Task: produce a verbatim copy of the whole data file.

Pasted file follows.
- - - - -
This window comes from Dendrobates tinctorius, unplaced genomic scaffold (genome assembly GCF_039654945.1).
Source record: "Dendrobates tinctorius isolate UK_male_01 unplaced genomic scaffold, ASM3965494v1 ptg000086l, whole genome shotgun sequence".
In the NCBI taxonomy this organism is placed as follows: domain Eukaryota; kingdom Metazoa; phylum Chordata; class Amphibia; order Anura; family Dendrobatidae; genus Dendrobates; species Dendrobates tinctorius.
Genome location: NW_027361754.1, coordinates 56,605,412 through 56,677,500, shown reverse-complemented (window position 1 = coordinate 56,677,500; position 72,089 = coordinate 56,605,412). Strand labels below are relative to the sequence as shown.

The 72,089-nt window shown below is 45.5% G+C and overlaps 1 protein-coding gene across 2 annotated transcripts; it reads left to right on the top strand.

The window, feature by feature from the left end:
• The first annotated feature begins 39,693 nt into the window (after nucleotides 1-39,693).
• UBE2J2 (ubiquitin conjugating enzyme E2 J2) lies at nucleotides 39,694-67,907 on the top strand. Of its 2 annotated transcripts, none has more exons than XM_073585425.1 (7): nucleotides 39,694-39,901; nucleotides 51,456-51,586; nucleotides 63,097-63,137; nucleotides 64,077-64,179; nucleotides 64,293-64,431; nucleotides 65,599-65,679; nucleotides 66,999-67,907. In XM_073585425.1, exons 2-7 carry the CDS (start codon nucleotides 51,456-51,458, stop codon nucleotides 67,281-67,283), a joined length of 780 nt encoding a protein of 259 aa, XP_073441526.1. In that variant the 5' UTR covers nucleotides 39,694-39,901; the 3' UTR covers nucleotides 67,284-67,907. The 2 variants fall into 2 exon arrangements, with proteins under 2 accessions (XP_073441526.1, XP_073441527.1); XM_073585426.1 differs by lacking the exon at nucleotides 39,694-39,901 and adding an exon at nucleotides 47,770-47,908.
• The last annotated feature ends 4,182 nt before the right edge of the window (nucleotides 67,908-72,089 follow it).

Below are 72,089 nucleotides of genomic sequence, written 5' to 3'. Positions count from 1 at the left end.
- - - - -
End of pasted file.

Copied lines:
This window comes from Dendrobates tinctorius, unplaced genomic scaffold (genome assembly GCF_039654945.1).
Source record: "Dendrobates tinctorius isolate UK_male_01 unplaced genomic scaffold, ASM3965494v1 ptg000086l, whole genome shotgun sequence".
In the NCBI taxonomy this organism is placed as follows: domain Eukaryota; kingdom Metazoa; phylum Chordata; class Amphibia; order Anura; family Dendrobatidae; genus Dendrobates; species Dendrobates tinctorius.
Genome location: NW_027361754.1, coordinates 56,605,412 through 56,677,500, shown reverse-complemented (window position 1 = coordinate 56,677,500; position 72,089 = coordinate 56,605,412). Strand labels below are relative to the sequence as shown.

The 72,089-nt window shown below is 45.5% G+C and overlaps 1 protein-coding gene across 2 annotated transcripts; it reads left to right on the top strand.

The window, feature by feature from the left end:
• The first annotated feature begins 39,693 nt into the window (after nucleotides 1-39,693).
• UBE2J2 (ubiquitin conjugating enzyme E2 J2) lies at nucleotides 39,694-67,907 on the top strand. Of its 2 annotated transcripts, none has more exons than XM_073585425.1 (7): nucleotides 39,694-39,901; nucleotides 51,456-51,586; nucleotides 63,097-63,137; nucleotides 64,077-64,179; nucleotides 64,293-64,431; nucleotides 65,599-65,679; nucleotides 66,999-67,907. In XM_073585425.1, exons 2-7 carry the CDS (start codon nucleotides 51,456-51,458, stop codon nucleotides 67,281-67,283), a joined length of 780 nt encoding a protein of 259 aa, XP_073441526.1. In that variant the 5' UTR covers nucleotides 39,694-39,901; the 3' UTR covers nucleotides 67,284-67,907. The 2 variants fall into 2 exon arrangements, with proteins under 2 accessions (XP_073441526.1, XP_073441527.1); XM_073585426.1 differs by lacking the exon at nucleotides 39,694-39,901 and adding an exon at nucleotides 47,770-47,908.
• The last annotated feature ends 4,182 nt before the right edge of the window (nucleotides 67,908-72,089 follow it).

Below are 72,089 nucleotides of genomic sequence, written 5' to 3'. Positions count from 1 at the left end.